Back to the CAMDA track. This time was for the Cesare Furlanello's talk "Towards a scientific blockchain framework for reproducible data analysis". The reproducibility of the results in biomedical data analysis is a very fundamental issue (we tackled this problem as well, developing PALLADIO) because, since the goal is to publish, some analysis may contain errors, or, worse, some results may be falsified. Cesare talked about an horror story on a Duke University, where no results could be replicated. There were some falsified or fabricated data, mixed labels, and int the end this resulted in 11 papers retracted, clinical trials interrupted. Clinical trials! These people were starting to experiment therapies clinically... Horror story is reductive. I think (hope) this story was scaring for the audience. Of course there must be a way to avoid these things. "Good" papers are also rewarded by citations. One solution may be record every pipeline, method, data, and put them open access (see how the BD2K track prepared me for this?). What about the money-back guarantee? So that there are positive and negative incentives. One can create machinery to remove lack of compliance. But the main problem still remains: institutions wants their people to publish. Idea (not Cesare's): blockchain, a disruptive invention. The blockchain avoids the necessity of authorities that regulates the exchange of money and any type of assets. As the internet is the medium for information, blockchain is the medium for value. There are lots of potential applications, even outside of the economy. One may be PROBO blockchain for scientific reproducibility. The idea is to rank people for adherence to the methodology. So, one can start to have a record to be able to replicate research. Following the blockchain idea, this record is unique and is distributed across the internet. For each "good transaction", i.e., adherence to the methodology?, a new block may be created, and is put at the end of the chain. At this points one reputation score may be adopted, in which it is possible to compute how far from the methodology one is posed. All of this makes the PROBO approach transparent, trustless and accountable for. There is no effect on the reputation of institutions, and, also, the approach is integrable with standards like MIAME. Of course there could be the problem of the Matthew effect: rich get richer, to avoid.


I went back to the BD2K track, straight into the "Session 3: Data Science, Open Science, and the Commons" session. Angel Pizarro's "Accelerating Research on the Cloud" talk expressed a (certainly biased, but) interesting point of view. What about focusing on the research, and leave the hardware management to other people? In particular, of course, AWS. The problem is that too much time of the same people that do research is spent on the management of the infrastructure, because who else better than themselves knows what they want? But this is not a one-timer. Managing infrastructures is an ongoing thing to do. Better to leave that all to companies like Amazon, and to pay when actually using the infrastructure, instead of paying for the services and using them only a fraction of time (of course, our computing machines are not always active!).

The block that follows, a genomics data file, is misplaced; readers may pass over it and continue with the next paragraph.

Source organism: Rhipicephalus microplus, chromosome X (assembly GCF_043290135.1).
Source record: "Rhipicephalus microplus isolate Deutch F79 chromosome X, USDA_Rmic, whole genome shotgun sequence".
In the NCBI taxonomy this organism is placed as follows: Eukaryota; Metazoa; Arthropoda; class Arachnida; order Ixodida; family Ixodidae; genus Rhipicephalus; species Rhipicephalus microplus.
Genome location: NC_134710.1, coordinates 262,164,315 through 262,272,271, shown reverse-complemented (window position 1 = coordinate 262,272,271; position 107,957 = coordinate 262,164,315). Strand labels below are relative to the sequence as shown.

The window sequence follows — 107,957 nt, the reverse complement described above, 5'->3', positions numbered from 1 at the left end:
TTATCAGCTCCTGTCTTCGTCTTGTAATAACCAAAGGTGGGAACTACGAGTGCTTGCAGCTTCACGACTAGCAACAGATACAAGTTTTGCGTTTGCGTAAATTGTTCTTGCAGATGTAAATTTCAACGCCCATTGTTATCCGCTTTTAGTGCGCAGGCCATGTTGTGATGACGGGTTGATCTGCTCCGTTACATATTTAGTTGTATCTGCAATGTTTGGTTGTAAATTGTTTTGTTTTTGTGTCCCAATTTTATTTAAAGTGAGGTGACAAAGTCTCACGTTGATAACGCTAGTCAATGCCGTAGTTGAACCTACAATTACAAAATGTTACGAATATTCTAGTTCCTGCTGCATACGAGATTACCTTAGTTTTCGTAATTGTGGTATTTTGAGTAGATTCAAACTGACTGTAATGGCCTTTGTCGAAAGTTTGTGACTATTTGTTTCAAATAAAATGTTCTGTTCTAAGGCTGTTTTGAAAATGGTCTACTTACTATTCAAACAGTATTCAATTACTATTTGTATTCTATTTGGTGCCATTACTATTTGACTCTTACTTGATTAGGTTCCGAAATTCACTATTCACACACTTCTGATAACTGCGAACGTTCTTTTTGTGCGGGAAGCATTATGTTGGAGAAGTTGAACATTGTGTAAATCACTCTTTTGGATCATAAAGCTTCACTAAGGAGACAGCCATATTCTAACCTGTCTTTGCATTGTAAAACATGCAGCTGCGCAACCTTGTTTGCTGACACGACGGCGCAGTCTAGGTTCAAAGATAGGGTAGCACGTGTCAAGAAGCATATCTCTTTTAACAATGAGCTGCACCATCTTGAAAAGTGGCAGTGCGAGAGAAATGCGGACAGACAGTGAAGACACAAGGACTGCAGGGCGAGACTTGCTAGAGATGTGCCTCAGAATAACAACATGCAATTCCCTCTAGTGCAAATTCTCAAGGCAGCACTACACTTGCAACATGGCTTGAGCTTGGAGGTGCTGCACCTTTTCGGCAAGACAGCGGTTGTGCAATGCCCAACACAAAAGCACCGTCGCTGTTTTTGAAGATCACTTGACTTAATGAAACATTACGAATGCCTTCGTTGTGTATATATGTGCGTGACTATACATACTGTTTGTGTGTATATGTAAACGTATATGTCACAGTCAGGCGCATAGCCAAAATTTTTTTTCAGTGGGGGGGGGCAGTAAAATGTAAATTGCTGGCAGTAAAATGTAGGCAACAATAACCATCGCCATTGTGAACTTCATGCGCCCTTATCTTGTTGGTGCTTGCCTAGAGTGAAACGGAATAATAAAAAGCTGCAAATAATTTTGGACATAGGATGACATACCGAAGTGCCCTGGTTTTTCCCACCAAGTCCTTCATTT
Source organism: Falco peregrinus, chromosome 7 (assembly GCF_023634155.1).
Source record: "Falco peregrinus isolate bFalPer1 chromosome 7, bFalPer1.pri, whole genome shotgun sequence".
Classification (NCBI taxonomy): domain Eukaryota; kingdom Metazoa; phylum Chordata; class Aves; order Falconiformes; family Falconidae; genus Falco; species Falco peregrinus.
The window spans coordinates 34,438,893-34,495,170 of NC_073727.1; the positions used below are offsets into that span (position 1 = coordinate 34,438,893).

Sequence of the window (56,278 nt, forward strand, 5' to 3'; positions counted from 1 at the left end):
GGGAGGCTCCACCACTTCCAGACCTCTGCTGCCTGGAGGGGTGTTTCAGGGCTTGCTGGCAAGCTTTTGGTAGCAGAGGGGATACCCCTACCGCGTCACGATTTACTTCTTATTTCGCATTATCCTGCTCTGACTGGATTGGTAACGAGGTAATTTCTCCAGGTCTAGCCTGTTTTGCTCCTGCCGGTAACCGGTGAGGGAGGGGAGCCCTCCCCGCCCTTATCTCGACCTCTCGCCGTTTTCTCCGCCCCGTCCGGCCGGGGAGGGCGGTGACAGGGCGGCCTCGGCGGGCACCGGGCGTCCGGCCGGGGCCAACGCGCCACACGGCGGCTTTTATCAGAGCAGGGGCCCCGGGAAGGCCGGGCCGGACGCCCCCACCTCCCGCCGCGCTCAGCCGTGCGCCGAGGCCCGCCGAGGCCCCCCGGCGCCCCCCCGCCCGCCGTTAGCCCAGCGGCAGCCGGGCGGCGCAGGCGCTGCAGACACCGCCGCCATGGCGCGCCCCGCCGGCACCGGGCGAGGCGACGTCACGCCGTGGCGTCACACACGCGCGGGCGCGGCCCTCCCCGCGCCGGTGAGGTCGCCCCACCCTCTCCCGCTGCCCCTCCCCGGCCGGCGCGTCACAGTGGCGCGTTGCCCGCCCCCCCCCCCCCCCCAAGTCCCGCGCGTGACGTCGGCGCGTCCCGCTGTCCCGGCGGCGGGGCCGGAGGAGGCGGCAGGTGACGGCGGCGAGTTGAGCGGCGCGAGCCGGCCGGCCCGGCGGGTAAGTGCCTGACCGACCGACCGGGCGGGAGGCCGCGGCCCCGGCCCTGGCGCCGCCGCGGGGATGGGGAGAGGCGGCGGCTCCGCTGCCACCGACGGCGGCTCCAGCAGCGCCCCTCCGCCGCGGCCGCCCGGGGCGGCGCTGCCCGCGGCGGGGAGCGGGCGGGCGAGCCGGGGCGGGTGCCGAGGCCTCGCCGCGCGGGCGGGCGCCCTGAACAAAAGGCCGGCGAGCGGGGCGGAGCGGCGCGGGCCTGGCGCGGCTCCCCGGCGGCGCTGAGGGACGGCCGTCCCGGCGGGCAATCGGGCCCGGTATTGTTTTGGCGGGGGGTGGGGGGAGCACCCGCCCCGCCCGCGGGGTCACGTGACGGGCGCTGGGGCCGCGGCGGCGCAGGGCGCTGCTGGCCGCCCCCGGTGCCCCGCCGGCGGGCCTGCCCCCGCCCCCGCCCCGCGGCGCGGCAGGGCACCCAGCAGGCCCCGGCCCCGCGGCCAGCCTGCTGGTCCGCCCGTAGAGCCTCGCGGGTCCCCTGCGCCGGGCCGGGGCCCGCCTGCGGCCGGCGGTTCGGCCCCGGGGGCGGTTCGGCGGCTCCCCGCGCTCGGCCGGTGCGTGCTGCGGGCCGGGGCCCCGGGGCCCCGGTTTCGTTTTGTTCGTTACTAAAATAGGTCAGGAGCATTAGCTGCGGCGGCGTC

5.30pm, panel discussion

I was really glad to be able to attend this panel discussion. Actually I didn't plan for this, I was there and I remained seated. The topic of the discussion was: where do we stand as a single community? Is there something we can do together? Starting from data sharing, for example. Some problems arises for standards, privacy. It is really difficult to speak with each other, at the same time maintaining the privacy of the data which actually contains sensible information on patients. One comment was that the founding agency and academic people must be on the same page. Also, there is no single agency that can tackle the problems singularly, and this encourage the sharing of problems and solutions. But how to encourage open science in real time? Pizarro had the best solution, money: 10K for each preprint, so that people are encouraged to put online their work as soon as they are almost ready. The fact is that people do not do that because they fear someone can stole it. But maybe it is sufficient to give people publicity, honor. The big issue, however, is how to share data. It costs actually money to share data, for the privacy problems and everything.

Photos, day 2.

And finally, another round of photos!